Circadian rhythms regulate cell proliferation and differentiation; however, little is known about their roles in myogenic differentiation. Our synchronized differentiation studies demonstrate that myoblast proliferation and subsequent myotube formation by cell fusion occur in circadian manners. We found that one of the core regulators of circadian rhythms, Cry2, but not Cry1, is critical for the circadian patterns of these two critical steps in myogenic differentiation. This is achieved through the specific interaction between Cry2 and Bclaf1, which stabilizes mRNAs encoding cyclin D1, a G1/S phase transition regulator, and Tmem176b, a transmembrane regulator for myogenic cell fusion. Myoblasts lacking Cry2 display premature cell cycle exit and form short myotubes because of inefficient cell fusion. Consistently, muscle regeneration is impaired in Cry2 −/− mice. Bclaf1 knockdown recapitulated the phenotypes of Cry2 knockdown: early cell cycle exit and inefficient cell fusion. This study uncovers a post-transcriptional regulation of myogenic differentiation by circadian rhythms. Lowe et al. demonstrates that the core circadian regulator Cry2 interacts with Bclaf1, controlling circadian expression of cyclin D1 and Tmem176b mRNAs. This promotes myoblast proliferation and subsequent myocyte fusion to form myotubes in a circadian manner. This study highlights circadian regulation of myogenic differentiation and regeneration.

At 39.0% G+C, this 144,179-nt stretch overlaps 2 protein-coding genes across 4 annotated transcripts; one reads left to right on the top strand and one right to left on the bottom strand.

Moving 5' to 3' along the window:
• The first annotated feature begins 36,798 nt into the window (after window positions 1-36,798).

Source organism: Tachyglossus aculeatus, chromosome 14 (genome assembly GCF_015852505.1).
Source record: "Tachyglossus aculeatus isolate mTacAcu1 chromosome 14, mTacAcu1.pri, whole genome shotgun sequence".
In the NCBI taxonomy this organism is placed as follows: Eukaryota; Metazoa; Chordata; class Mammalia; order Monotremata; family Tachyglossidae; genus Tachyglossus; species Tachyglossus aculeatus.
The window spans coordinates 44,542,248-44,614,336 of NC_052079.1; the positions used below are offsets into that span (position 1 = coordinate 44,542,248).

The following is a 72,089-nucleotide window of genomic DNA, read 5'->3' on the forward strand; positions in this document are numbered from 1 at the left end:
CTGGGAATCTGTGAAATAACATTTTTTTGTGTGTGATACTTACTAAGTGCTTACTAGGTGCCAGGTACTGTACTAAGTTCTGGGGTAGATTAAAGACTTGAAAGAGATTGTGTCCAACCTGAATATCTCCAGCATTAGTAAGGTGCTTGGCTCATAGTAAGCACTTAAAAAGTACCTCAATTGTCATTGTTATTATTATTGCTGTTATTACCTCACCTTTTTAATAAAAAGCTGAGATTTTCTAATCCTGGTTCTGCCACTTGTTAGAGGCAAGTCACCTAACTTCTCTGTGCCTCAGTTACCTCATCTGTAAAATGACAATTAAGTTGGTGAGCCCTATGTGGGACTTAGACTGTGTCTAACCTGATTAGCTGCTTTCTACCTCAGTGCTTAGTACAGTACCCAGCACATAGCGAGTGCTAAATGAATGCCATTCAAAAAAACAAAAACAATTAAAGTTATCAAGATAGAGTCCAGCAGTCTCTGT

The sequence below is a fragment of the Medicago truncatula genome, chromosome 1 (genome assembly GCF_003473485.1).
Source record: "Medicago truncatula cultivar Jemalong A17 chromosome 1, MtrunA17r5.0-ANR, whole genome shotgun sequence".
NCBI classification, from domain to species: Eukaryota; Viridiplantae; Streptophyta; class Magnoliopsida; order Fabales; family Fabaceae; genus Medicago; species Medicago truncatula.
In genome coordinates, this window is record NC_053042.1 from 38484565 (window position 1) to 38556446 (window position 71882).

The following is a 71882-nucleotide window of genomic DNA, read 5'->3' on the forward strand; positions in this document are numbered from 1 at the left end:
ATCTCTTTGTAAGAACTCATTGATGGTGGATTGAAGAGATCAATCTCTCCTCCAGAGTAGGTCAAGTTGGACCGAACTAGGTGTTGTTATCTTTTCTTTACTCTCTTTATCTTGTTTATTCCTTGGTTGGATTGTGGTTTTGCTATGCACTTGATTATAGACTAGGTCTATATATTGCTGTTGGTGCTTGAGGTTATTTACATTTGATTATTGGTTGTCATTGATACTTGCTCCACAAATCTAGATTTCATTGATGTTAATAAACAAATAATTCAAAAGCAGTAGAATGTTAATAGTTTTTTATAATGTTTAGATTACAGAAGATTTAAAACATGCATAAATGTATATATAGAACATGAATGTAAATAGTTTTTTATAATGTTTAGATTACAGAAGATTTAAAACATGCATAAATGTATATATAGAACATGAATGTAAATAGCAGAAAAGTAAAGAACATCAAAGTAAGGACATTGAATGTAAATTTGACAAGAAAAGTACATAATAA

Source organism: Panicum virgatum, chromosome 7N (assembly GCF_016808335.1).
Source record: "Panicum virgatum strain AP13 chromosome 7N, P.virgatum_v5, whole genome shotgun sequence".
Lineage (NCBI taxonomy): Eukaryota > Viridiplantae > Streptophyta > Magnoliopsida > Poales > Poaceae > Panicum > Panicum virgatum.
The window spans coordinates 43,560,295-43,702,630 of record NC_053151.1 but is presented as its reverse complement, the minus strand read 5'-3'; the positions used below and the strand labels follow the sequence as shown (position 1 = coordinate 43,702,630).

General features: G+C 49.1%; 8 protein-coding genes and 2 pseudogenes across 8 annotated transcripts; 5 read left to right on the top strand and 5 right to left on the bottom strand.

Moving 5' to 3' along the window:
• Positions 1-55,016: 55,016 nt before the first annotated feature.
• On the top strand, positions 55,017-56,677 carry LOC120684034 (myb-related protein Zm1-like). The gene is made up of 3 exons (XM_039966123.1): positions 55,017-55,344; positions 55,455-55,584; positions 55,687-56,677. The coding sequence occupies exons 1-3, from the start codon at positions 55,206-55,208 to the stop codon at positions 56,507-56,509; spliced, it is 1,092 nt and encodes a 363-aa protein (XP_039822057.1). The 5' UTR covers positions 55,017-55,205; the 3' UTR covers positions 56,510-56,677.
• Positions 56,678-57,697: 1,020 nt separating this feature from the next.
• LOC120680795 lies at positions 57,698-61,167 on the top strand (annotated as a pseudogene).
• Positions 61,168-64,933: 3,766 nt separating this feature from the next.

Bibliographical noteFunding Information:
We acknowledge Minnesota Supercomputing Institute, University of Minnesota Informatics Institute, and University of Minnesota Genomics Center for providing high-performance computing resources and the gopher pipelines. We recognize the Center for Mass Spectrometry and Proteomics at the University of Minnesota and various supporting agencies, including the National Science Foundation for Major Research Instrumentation (grants 9871237 and NSF-DBI-0215759 ). Supporting agencies are listed at http://www.cbs.umn.edu/msp/about . A.Y. was supported by the Minnesota Stem Cell Institute . A.A. was supported by the NIH ( R01 AR062142 and R21 AR070319 ). N.K was supported by the NIH ( R01 GM098294 , R21 AR066158 , R21 HD083648 , and R21 CA187232 ), the Engdahl Foundation , an Adjacent Possible Grant , and the University of Minnesota Foundation ( 4160-9227-13 ).
- cell cycle
- cell fusion
- circadian rhythm
- cyclin D1
- muscle differentiation
- muscle regeneration